4. Bring multiple cards. There's a fairly good chance that you won't run into any problems while using your cards abroad, but some vendors may not accept certain cards. In Europe, for example, chip-and-PIN cards are becoming more popular but most U.S. banks haven't quite caught on. In case you lose your wallet, it also never hurts to have a backup to keep in the hotel safe. If you have multiple bank accounts, bring more than one ATM card as well so you won't run into any issues with tip number five.

5. Use cash. There are obvious incentives to charging purchases to a credit card -- earning miles, purchase protection, etc. -- but in many cases, these perks don't make up for the foreign transaction fees charged by your card issuer. You won't run into any issues when it comes time to pay if you're able to present cold hard cash.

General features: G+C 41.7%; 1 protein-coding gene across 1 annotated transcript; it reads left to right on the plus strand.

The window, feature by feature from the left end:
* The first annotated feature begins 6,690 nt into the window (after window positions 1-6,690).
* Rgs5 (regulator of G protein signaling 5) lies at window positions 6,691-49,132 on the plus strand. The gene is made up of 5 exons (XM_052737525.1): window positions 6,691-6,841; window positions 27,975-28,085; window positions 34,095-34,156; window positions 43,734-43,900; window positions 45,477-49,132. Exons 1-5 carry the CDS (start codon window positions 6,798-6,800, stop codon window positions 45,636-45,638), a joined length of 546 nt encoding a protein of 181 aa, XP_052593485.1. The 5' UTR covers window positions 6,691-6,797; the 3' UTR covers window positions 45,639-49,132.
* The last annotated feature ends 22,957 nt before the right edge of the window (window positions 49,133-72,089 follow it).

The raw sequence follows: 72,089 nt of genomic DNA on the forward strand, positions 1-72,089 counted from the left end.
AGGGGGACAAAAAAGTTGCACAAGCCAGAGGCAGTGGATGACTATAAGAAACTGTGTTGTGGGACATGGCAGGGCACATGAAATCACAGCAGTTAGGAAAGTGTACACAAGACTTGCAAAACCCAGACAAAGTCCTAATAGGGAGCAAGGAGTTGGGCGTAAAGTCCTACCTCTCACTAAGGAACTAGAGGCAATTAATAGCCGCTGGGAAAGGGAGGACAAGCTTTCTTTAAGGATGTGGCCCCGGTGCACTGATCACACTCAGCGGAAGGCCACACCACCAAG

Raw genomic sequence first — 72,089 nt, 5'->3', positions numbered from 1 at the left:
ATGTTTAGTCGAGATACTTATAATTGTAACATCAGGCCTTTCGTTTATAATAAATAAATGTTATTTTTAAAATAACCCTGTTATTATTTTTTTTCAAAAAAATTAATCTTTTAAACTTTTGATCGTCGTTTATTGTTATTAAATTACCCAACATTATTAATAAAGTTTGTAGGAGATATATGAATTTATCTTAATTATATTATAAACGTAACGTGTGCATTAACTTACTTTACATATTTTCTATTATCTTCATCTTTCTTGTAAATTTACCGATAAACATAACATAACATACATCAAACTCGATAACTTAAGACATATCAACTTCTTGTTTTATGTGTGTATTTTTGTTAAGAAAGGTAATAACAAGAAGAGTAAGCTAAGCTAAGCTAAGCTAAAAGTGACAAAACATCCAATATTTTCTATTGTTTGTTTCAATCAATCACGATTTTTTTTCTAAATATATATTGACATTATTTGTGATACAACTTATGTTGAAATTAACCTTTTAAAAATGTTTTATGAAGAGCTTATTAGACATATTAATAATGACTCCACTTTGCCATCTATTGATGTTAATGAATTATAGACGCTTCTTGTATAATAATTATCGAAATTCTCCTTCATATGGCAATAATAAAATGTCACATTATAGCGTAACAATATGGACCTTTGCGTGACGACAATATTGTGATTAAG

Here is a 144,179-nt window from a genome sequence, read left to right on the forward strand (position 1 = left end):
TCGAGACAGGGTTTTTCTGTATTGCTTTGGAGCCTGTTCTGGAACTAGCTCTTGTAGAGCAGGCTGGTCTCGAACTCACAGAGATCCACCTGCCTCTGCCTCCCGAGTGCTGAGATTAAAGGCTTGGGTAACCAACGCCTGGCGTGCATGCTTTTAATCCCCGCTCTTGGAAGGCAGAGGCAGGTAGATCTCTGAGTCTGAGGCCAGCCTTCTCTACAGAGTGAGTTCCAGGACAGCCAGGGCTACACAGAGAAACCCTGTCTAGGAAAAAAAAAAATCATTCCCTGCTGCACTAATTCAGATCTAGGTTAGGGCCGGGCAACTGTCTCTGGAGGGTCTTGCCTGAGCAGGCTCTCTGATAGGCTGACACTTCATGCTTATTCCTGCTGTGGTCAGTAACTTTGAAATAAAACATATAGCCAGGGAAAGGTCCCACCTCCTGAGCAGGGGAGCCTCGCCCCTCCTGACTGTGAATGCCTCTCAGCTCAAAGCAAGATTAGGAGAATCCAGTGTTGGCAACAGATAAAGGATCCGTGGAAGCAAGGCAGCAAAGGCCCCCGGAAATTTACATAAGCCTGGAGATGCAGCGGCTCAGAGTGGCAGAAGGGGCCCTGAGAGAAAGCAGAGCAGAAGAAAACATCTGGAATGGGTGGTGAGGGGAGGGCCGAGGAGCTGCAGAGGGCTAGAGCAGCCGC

ATM withdrawals and cash advances at banks typically offer the best exchange rates -- avoid using private currency conversion services such as Travelex in the airport -- and some banks even have no-fee agreements with banks in the U.S. (Bank of America customers receive free withdrawals at China Construction Bank, for example.) Keep in mind that your bank may have daily ATM withdrawal limits.

I also never leave home without enough cash to make it to the nearest U.S. Embassy. I don't care if that means a two-day trek through the desert on a donkey -- there's always enough cash (in U.S. dollars) tucked away in a sock to get me home.

Bonus Travel Tip: Some card issuers offer additional benefits when you book travel using your card, such as lost baggage reimbursement and emergency cash transfers. Discuss these benefits with your bank when informing a representative about upcoming travel.